GM emerged from bankruptcy protection in 2009 as a different legal entity than the so-called old GM. Under those terms, the "new GM" shed liability for incidents predating its exit from bankruptcy, and any lawsuits related to pre-bankruptcy issues must be brought against what remains of old GM.
Since it began to recall vehicles in February, GM has been hit by dozens of lawsuits on behalf of individuals injured or killed in crashes involving recalled cars, as well as customers who said their vehicles lost value as a result of the company's actions.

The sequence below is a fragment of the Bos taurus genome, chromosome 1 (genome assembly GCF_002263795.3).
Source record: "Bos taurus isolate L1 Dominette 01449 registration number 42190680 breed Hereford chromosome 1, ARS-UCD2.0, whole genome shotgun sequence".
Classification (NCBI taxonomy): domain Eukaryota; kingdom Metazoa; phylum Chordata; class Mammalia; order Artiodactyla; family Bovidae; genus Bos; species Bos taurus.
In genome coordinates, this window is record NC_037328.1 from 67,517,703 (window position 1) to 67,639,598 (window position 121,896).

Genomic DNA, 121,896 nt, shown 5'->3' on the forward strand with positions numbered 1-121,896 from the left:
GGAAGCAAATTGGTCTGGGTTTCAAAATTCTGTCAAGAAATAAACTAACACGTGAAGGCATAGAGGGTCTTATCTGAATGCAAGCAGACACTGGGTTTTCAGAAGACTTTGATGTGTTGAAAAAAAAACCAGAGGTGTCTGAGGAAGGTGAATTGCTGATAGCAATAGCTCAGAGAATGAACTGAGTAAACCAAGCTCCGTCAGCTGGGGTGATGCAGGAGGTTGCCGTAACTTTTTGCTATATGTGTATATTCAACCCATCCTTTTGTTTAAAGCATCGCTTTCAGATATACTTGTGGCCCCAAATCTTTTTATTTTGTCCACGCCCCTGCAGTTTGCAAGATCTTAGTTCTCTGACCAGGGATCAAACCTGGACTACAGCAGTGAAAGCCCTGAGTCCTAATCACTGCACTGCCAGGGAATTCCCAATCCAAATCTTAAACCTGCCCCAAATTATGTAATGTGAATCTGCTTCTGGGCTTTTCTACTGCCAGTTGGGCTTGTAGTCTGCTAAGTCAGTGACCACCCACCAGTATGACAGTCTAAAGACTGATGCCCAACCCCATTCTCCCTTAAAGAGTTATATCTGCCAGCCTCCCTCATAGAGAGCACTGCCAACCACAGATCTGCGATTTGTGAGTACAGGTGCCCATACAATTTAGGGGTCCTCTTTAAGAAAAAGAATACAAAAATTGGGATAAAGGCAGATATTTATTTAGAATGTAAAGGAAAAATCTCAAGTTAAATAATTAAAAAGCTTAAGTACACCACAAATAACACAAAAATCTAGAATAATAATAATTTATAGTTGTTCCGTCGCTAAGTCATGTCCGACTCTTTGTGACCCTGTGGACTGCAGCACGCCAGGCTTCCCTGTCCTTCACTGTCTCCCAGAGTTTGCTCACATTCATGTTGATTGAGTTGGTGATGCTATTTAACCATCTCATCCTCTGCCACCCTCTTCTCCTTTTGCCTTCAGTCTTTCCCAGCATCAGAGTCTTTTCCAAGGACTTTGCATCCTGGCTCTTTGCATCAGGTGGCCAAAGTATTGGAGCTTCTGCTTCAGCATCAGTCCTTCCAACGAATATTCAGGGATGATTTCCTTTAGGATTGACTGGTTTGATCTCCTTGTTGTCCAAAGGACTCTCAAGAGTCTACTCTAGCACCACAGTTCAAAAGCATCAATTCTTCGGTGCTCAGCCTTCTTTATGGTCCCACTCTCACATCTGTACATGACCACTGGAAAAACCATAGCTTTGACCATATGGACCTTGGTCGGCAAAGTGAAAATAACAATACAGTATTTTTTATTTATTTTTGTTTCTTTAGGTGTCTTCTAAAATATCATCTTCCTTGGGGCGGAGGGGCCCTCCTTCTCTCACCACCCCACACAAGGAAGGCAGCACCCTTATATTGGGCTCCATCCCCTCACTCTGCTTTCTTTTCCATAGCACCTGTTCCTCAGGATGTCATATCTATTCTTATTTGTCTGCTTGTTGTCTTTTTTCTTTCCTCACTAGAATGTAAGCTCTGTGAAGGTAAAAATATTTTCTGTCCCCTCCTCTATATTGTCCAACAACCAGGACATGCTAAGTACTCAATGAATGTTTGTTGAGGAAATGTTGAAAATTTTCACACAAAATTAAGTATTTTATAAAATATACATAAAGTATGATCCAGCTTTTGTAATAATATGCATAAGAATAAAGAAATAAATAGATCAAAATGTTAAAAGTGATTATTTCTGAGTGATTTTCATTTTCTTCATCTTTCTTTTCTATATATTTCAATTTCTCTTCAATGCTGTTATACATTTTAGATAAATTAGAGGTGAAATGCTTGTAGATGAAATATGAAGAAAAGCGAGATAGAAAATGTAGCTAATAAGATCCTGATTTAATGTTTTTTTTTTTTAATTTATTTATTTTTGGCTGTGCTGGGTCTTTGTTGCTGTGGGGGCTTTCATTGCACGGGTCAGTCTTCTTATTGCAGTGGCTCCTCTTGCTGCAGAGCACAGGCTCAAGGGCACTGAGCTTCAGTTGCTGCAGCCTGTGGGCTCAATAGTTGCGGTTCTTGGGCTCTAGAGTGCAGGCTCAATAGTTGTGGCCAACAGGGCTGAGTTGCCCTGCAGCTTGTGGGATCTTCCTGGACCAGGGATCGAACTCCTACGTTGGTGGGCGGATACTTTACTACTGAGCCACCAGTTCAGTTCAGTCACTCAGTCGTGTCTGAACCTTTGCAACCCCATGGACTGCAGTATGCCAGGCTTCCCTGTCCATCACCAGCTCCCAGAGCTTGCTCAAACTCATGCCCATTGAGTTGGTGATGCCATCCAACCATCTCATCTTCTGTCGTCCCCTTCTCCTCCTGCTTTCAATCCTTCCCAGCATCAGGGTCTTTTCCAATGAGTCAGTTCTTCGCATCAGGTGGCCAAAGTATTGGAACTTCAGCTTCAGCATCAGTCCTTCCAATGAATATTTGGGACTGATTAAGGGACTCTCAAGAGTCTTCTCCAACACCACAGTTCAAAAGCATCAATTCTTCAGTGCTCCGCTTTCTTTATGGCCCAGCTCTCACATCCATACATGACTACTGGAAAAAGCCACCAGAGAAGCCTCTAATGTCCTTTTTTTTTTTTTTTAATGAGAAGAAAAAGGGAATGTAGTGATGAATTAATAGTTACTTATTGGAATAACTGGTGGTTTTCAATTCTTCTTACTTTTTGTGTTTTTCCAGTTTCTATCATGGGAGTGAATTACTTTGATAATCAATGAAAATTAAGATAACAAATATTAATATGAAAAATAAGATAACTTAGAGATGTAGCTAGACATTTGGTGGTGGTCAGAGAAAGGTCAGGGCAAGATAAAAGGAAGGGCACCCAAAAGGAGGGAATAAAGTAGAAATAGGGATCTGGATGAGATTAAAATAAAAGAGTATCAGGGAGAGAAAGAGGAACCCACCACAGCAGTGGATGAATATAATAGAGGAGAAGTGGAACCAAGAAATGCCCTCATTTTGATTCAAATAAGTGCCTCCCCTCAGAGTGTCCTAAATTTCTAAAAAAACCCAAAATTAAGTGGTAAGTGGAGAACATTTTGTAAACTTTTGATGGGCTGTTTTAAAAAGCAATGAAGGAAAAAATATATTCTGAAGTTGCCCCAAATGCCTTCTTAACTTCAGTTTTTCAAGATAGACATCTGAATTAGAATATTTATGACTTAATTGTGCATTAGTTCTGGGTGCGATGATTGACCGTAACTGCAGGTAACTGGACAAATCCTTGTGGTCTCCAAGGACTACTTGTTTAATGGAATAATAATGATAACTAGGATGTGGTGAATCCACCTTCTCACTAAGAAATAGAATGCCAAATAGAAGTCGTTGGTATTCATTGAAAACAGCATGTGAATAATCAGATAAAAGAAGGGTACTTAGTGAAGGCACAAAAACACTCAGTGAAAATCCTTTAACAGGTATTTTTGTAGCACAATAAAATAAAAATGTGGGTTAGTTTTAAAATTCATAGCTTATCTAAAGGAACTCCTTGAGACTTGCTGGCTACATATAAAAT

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The plaintiffs have claimed they bought or leased vehicles that had a defective ignition switch and accused GM of fraudulently concealing its knowledge of the defect, saying that as a result, it was not entitled to protection from liability.
GM asked the court to direct the plaintiffs to cease and desist from further prosecuting against new GM claims that are barred by the sale order and injunction, and also dismiss with prejudice the earlier claims as they violated the sale order.
The plaintiffs also filed a lawsuit on Monday to obtain an order declaring that GM cannot use the sale order to absolve itself of any liability from the plaintiffs' defect claims.
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The defect has been linked to the deaths of at least 13 people and the recall of 2.6 million GM vehicles.